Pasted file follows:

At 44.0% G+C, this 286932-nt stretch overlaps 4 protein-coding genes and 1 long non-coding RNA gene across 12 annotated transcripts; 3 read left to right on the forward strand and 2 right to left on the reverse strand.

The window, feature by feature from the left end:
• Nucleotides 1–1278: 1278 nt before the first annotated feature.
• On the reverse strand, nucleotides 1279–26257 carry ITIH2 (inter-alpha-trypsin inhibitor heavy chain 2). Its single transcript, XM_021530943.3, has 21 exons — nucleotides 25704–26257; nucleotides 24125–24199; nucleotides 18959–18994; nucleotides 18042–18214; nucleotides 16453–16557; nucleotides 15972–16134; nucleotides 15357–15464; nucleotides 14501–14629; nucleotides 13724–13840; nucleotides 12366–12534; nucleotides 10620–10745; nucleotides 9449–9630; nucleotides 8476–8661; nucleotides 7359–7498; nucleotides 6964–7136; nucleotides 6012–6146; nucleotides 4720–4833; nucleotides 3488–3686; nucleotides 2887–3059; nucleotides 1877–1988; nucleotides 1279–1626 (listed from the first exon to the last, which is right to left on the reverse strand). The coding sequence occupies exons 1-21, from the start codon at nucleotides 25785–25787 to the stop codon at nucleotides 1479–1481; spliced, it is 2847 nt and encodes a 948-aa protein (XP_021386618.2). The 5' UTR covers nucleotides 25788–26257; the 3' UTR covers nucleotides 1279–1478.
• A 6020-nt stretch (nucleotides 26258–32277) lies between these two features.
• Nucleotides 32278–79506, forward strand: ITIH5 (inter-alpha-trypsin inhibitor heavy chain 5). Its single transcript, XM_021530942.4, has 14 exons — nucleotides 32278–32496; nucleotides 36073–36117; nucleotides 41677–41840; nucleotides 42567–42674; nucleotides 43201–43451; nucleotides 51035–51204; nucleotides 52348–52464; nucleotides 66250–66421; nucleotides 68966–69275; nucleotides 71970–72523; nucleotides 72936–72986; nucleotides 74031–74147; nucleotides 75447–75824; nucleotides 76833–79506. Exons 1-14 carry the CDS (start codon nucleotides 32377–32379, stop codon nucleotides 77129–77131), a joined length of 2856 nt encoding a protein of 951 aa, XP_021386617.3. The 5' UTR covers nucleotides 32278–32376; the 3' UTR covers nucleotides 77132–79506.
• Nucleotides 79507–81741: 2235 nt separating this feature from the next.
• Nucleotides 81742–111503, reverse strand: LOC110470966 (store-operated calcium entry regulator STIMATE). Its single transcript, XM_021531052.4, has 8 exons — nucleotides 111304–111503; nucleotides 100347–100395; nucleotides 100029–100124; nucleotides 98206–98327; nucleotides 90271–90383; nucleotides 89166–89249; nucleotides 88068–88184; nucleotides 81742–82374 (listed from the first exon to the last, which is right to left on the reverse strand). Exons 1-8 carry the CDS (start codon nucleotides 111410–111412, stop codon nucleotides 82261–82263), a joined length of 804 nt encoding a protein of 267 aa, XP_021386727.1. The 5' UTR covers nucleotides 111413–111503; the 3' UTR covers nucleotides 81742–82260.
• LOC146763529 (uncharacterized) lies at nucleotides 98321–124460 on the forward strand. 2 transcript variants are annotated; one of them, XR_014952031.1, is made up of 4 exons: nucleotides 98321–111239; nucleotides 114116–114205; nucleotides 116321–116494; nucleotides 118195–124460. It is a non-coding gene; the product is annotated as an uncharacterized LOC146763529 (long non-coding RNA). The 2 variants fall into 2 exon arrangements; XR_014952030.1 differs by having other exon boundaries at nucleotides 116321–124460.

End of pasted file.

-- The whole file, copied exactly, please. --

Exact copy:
At 44.0% G+C, this 286932-nt stretch overlaps 4 protein-coding genes and 1 long non-coding RNA gene across 12 annotated transcripts; 3 read left to right on the forward strand and 2 right to left on the reverse strand.

The window, feature by feature from the left end:
• Nucleotides 1–1278: 1278 nt before the first annotated feature.
• On the reverse strand, nucleotides 1279–26257 carry ITIH2 (inter-alpha-trypsin inhibitor heavy chain 2). Its single transcript, XM_021530943.3, has 21 exons — nucleotides 25704–26257; nucleotides 24125–24199; nucleotides 18959–18994; nucleotides 18042–18214; nucleotides 16453–16557; nucleotides 15972–16134; nucleotides 15357–15464; nucleotides 14501–14629; nucleotides 13724–13840; nucleotides 12366–12534; nucleotides 10620–10745; nucleotides 9449–9630; nucleotides 8476–8661; nucleotides 7359–7498; nucleotides 6964–7136; nucleotides 6012–6146; nucleotides 4720–4833; nucleotides 3488–3686; nucleotides 2887–3059; nucleotides 1877–1988; nucleotides 1279–1626 (listed from the first exon to the last, which is right to left on the reverse strand). The coding sequence occupies exons 1-21, from the start codon at nucleotides 25785–25787 to the stop codon at nucleotides 1479–1481; spliced, it is 2847 nt and encodes a 948-aa protein (XP_021386618.2). The 5' UTR covers nucleotides 25788–26257; the 3' UTR covers nucleotides 1279–1478.
• A 6020-nt stretch (nucleotides 26258–32277) lies between these two features.
• Nucleotides 32278–79506, forward strand: ITIH5 (inter-alpha-trypsin inhibitor heavy chain 5). Its single transcript, XM_021530942.4, has 14 exons — nucleotides 32278–32496; nucleotides 36073–36117; nucleotides 41677–41840; nucleotides 42567–42674; nucleotides 43201–43451; nucleotides 51035–51204; nucleotides 52348–52464; nucleotides 66250–66421; nucleotides 68966–69275; nucleotides 71970–72523; nucleotides 72936–72986; nucleotides 74031–74147; nucleotides 75447–75824; nucleotides 76833–79506. Exons 1-14 carry the CDS (start codon nucleotides 32377–32379, stop codon nucleotides 77129–77131), a joined length of 2856 nt encoding a protein of 951 aa, XP_021386617.3. The 5' UTR covers nucleotides 32278–32376; the 3' UTR covers nucleotides 77132–79506.
• Nucleotides 79507–81741: 2235 nt separating this feature from the next.
• Nucleotides 81742–111503, reverse strand: LOC110470966 (store-operated calcium entry regulator STIMATE). Its single transcript, XM_021531052.4, has 8 exons — nucleotides 111304–111503; nucleotides 100347–100395; nucleotides 100029–100124; nucleotides 98206–98327; nucleotides 90271–90383; nucleotides 89166–89249; nucleotides 88068–88184; nucleotides 81742–82374 (listed from the first exon to the last, which is right to left on the reverse strand). Exons 1-8 carry the CDS (start codon nucleotides 111410–111412, stop codon nucleotides 82261–82263), a joined length of 804 nt encoding a protein of 267 aa, XP_021386727.1. The 5' UTR covers nucleotides 111413–111503; the 3' UTR covers nucleotides 81742–82260.
• LOC146763529 (uncharacterized) lies at nucleotides 98321–124460 on the forward strand. 2 transcript variants are annotated; one of them, XR_014952031.1, is made up of 4 exons: nucleotides 98321–111239; nucleotides 114116–114205; nucleotides 116321–116494; nucleotides 118195–124460. It is a non-coding gene; the product is annotated as an uncharacterized LOC146763529 (long non-coding RNA). The 2 variants fall into 2 exon arrangements; XR_014952030.1 differs by having other exon boundaries at nucleotides 116321–124460.